If you have an immunodeficiency related to certain infections, inflammatory diseases, or autoimmune disorders, you may have heard about an infusion treatment called intravenous immunoglobulin, or IVIG.

This therapy is primarily designed for situations where you may not have enough antibodies. An IVIG may also be used if your condition doesn’t respond to immunosuppressing medications.

IVIG is used for several medical conditions, but this treatment also has its own side effects and risks to consider. Read on to learn about the benefits and potential drawbacks of IVIG, and what it’s like to have an IVIG infusion.

IVIG is a therapy used to treat antibody deficiencies related to a variety of inflammatory and immune-mediated diseases. It’s made from antibodies called immunoglobulins, which your immune system typically makes to help fight off infections.

The immunoglobulins in IVIG infusions are derived from thousands of healthy blood plasma donations. These infusions are also purified, making the chances of contracting any blood-borne diseases from donors very low.

Perhaps one of the greatest benefits of IVIG is that, unlike immunosuppressants, these infusions don’t increase your risk of infection.

The overall goal of IVIG therapy is to help restore a severely weakened immune system.

When you have an immunoglobulin deficiency, your immune system can’t produce enough infection-fighting antibodies. This can make you more vulnerable to infections.

Your doctor may also recommend an IVIG infusion to help reduce inflammation. In autoimmune diseases, this therapy can help prevent your immune system from attacking healthy cells.

IVIG may be recommended for infectious, autoimmune, and other inflammatory diseases, such as:

If you’re currently being treated for certain cancers, such as multiple myeloma, lymphoma, or chronic lymphocytic leukemia (CLL), your doctor may also recommend IVIG infusion to help counter the effects of your cancer treatments and reduce your risk of infections.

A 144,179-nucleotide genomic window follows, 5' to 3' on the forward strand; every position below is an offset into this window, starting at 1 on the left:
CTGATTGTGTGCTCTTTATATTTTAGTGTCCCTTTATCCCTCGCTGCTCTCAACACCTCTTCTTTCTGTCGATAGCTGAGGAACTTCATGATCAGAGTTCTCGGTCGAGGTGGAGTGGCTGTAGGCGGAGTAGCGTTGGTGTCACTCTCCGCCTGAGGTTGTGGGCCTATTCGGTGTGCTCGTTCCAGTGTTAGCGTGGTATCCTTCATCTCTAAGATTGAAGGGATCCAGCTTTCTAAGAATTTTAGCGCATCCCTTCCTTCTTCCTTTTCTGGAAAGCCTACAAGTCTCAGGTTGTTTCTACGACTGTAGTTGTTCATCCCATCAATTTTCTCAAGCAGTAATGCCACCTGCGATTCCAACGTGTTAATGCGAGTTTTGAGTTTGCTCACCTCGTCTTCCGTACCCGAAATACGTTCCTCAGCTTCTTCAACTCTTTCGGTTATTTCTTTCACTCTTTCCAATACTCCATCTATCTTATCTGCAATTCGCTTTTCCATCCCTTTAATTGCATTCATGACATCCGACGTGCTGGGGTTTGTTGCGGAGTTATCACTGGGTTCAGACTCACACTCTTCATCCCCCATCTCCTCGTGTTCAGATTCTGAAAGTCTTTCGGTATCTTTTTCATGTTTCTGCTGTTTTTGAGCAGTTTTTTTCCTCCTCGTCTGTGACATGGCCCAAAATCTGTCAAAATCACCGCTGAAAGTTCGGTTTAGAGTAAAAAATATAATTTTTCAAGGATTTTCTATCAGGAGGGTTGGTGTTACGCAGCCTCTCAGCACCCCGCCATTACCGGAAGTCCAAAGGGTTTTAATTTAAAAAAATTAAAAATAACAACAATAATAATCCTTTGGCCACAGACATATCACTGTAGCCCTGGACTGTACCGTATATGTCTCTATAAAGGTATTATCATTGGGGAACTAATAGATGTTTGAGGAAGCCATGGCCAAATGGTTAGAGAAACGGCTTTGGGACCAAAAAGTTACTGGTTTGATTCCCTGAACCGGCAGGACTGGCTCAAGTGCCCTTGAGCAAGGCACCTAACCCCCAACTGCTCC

Can you have an IVIG infusion if you’re pregnant or nursing?

IVIG infusions are considered safe if you’re pregnant or nursing.

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Depending on availability, IVIG may be provided at:

  • an infusion center
  • a doctor’s office
  • an outpatient center
  • in a hospital

IVIG is given via a drip infusion through a vein in your arm. It takes about 3 hours to complete each infusion.

Are IVIG infusions painful?

While the infusion process itself isn’t painful, you may experience pain and discomfort when the needle is inserted into the vein in your arm. Talk with your doctor if you have a history of needle discomfort.

How many infusions will you need?

The number of sessions you need depends on what you’re being treated for. A one-time infusion may be needed for treating Kawasaki’s disease, but most other conditions require an average of one to five infusions per month.

When determining the dosage, your doctor will consider both your body weight and the condition being treated. In most cases, IVIG doses consist of 2 g/kg each session for 2 to 5 consecutive days.

Usually, lower IVIG doses are used in treating immunodeficiencies, while higher doses are reserved for severe inflammation or infectious diseases.

How long does it take before you see results and how long do they last?

When undergoing IVIG treatment, it’s important to be patient, as it may take several weeks to see the full effects. If IVIG infusions work for your condition, the positive effects may last up to a few months at a time.